A fissure in the sidewalk itches. It is glossy with remnants of hard candy that run melted in the summer air, smeary like it, and that’s the itch on which the blackened sidewalk ruminates, because it’s smart concrete, engineered to hum antibacterial exhalations at frequencies imperceptible by humans (but not dogs, the dogs howl, stockpiling resentment, which adrenaline the homeless steal and shoot up to fuel their network-less and soon-to-be-repossessed hearts).
Qué lío. Along Bird Road our phones, linked to the cryogenically preserved ancestors — their icy bodies are the reflective fetish by which we scry — always bleat directives. They tell us what to buy from the street vendor bots and how, for example. Mi cielo, marca 0000 [yuca], or 0001 [malanga], or 0010 [boniato], or 0011 [ñame], or 0100 [papa]. We obey. But while we change credit at their command, selling off surplus future-time for root vegetables, the steps and steps of our also blackened soles exchange dirt with the itchy sidewalk.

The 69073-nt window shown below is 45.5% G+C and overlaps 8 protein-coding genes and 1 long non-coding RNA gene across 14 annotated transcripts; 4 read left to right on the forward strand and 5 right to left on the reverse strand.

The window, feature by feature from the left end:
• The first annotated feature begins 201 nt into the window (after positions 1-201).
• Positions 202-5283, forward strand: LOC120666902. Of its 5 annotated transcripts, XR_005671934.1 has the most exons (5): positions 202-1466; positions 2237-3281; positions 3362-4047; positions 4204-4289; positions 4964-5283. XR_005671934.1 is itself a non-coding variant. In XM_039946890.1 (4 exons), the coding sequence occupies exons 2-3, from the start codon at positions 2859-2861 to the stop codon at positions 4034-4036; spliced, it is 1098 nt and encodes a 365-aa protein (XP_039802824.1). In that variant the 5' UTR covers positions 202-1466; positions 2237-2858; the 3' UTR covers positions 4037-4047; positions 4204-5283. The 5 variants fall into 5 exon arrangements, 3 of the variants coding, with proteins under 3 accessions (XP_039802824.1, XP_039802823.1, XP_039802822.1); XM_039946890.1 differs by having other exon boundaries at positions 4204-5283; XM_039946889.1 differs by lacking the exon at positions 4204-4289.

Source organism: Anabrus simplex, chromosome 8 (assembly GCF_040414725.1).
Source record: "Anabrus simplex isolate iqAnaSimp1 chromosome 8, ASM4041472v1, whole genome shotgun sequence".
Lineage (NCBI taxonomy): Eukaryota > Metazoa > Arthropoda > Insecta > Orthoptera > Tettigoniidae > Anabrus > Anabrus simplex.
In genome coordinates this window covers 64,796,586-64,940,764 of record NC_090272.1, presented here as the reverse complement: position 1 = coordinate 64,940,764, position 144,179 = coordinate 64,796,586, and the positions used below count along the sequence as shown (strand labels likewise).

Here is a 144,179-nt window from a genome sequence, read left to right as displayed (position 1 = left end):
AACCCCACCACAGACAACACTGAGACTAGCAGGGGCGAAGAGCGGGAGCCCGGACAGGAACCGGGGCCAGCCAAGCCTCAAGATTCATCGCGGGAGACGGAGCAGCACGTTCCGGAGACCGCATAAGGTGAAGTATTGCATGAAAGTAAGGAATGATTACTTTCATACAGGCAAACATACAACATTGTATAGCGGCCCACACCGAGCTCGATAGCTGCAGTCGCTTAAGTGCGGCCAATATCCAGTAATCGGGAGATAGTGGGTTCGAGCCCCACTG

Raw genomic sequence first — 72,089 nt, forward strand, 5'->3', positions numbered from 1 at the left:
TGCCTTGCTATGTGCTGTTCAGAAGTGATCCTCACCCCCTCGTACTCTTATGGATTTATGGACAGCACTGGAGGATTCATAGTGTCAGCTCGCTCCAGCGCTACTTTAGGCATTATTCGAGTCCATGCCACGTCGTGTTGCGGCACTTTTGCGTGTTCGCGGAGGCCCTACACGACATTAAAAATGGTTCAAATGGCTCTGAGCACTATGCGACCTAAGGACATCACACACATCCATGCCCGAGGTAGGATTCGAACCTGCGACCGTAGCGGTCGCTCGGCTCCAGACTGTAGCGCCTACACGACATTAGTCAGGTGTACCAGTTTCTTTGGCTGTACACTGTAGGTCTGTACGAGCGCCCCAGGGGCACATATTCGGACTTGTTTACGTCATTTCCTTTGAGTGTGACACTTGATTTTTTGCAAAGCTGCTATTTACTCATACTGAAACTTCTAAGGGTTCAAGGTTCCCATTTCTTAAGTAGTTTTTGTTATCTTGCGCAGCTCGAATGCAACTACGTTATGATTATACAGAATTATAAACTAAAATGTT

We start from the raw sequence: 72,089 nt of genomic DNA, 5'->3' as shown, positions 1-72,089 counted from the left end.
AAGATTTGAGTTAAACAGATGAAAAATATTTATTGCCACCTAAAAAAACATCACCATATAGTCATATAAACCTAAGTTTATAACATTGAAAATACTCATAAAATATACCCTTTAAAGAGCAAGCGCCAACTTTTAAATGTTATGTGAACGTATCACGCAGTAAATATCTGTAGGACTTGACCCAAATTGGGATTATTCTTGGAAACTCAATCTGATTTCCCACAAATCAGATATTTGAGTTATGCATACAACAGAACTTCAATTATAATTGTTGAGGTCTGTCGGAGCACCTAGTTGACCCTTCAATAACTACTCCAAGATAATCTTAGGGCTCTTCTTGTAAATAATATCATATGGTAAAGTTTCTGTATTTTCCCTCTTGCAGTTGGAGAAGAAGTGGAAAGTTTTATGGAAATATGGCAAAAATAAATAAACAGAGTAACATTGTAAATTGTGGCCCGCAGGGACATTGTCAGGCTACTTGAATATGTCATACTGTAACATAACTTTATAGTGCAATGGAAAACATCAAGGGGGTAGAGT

An ignorant hero of the civic sex, the sidewalk endures paralysis, because this dirt trade and purge is erotic, or because it must. It’s a superior body, but a mind lopped off and locked by the City of Miami, like so many of us, in a feedback loop of EXPURGATE — UNCLEAN — EXPURGATE. The itch, that candied fissure, becomes a problem here. It can’t clean the crack, so the loop cracks, too, and the sidewalk is finally introduced to its own concrete.
Fiat! United, they scrub more than our soles, forever altering our gait. Free, we howl, too.
Bio: Michael Díaz Feito is a Cuban-American writer from Miami, Florida. His work has appeared in Flapperhouse, Fantastic Floridas, Bewildering Stories, The Airgonaut, Big Echo, and Gone Lawn. You can find more of Michael’s work at michaeldiazfeito.com and follow him on Twitter @diazmikediaz.